In this article we explain the Dungeon Marauder, a new rogue archetype to use in roleplaying games. It is designed to be compatible with Dungeons and Dragons and 5e systems. You can also download for free the pdf in our download section of our online store.
“Like every morning the old wizard went to his observation chamber, where his magic crystal ball resided on a pedestal. With it he would scrutinize every corner of his impregnable fortress: a dungeon full of traps and guards that protected him from unwanted rogues. The magician approached and removed the cloth that covered and protected the magnificent magical artefact from dust…to discover with shocking surprise that it had been stolen! The Dungeon Slayer magically scanned the adjoining corridors from his hiding place. He waited patiently for the guards to run away to urgently attend to the desperate screams of his master.”
If you roll the character creation dice and get a rogue, discuss with your Game Master if you can use the Dungeon Marauder archetype to give your character a fresh look.
Below I detail all the skills and powers of the Dungeon Marauder, which you can also download for free.
The Dungeon Marauder is a new archetype for the Rogue Class.
They are rogues specialized in exploring dungeons. They suplements his class-specific subterfuge abilities with magical abilities they’ve acquired through artificer knowledge. Thanks to this talent they are able to magically explore the different paths of the dungeons, detect treasures and reveal dangers.
The Dungeon Marauder often seeks the best way to avoid danger. Or have a broader view of the different possible routes beforehand to make the best decision before of moving forward. Caution, patience and cunning are remarkable qualities for this rogue archetype.
Because their strategy is to avoid danger undetected, they prefer to go on adventures alone. They are also recruited by other group of adventurers to delve into uncharted dungeons and caves. In these cases the Dungeon Marauder usually shows the best advancement options. Sometimes it may be the case that the Dungeon Marauder needs a group to get inside, but he can choose the most specialized companions for it.
The best Dungeon Marauders are feared by those who secretly guard treasures within fortresses and labyrinths that may be impregnable to ordinary adventurers, but can easily be traversed by these expert dungeon mappers.
When you reach 3rd level, you gain the ability to cast spells learned in a simiar ways as an artificier: channeling the magic through objects. To observers, you appear to produce wonders from mundane items and outlandish inventions.
Tools Required. You must have a spellcasting focus specifically thieves’ tools or some kind of artisan’s tool in hand when you cast any spell with this Spellcasting feature (meaning the spell has an “M” component when you cast it). You must be proficient with the tool to use it in this way.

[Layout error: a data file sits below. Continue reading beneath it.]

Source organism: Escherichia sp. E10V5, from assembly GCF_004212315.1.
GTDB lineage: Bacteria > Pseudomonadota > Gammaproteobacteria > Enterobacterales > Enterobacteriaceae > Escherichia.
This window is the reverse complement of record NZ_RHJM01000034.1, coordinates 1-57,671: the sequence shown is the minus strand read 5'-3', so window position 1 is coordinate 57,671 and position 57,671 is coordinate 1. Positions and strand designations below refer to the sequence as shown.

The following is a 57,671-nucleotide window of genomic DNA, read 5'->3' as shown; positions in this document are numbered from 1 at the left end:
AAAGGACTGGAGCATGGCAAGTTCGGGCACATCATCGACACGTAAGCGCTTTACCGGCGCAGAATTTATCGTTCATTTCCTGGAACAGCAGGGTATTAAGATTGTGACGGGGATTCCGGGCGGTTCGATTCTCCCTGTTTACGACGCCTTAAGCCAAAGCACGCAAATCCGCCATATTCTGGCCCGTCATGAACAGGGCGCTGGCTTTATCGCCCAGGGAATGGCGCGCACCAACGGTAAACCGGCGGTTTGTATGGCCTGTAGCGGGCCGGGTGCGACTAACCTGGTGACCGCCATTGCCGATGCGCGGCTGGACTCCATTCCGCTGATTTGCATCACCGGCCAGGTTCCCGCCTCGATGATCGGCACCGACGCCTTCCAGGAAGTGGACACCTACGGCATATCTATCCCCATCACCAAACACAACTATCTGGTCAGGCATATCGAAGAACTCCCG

Cantrips. You learn three cantrips: dancing lights and two other cantrips o f your choice from the artificier spell list. You learn another artificier cantrip o f your choice at 10th level.
Spell Slots. The Dungeon Marauder Spellcasting table shows how many spell slots you have to cast your spells o f 1st level and higher. To cast one o f these spells, you must expend a slot o f the spell’s level or higher. You regain all expended spell slots when you finish a long rest. You know three 1st-level artificier spells of your choice from the artificier spell list.
The Spells Known column of the Dungeon Marauder Spellcasting table shows when you learn more artificier spells of 1st level or higher. Whenever you gain a level in this class, you can replace one o f the artificer spells you know with another spell of your choice from the artificier spell list. The new spell must be of a level for which you have spell slots.
Spellcasting Ability. IIntelligence is your spellcasting ability for your artificer spells; your understanding of the theory behind magic allows you to wield these spells with superior skill. You use your Intelligence whenever an artificer spell refers to your spellcasting ability. In addition, you use your Intelligence modifier when setting the saving throw DC for an artificer spell you cast and when making an attack roll with one.
Spell save DC = 8 + your proficiency bonus + your Intelligence modifier
Spell attack modifier = your proficiency bonus + your Intelligence modifier
UNSEEN DANCING LIGHTS
Starting at 3rd level, when you cast dancing lights, you can make the lights visible only to yourself and invisible to others, and you can do the following additional actions with them:
- you can leave a light static to make a perception check with a +2 modifier to detect dangers, treasures or hidden paths in the place where the dancing light is.
- you can leave a static light adopting a simple form or word that marks the place or gives an indication.
- you can leave a static light to hide objects and other tiny sized lights, or medium sized if you use all 4 dancing lights.
The dancing lights that you make static using these options may not fade even if they are far from the rest. In addition, you can use the bonus action granted by your Cunning Action to control the dancing lights.
Starting at 9th level, dancing lights now have up to 240 feet range, and you can mentally see through the lights. You can control the lights even if they are outside your normal physical vision range.
At 13th level, you gain the ability to to create an illusory map showing the movement of your dancing lights and the most relevant objects that you have detected during their journey.
At 17th level, your lights gain the ability to detect magic and invisibility. If your dancing lights are visible, invisibility and magic detcted in their illumination range will be revealed by their aloe to all observers.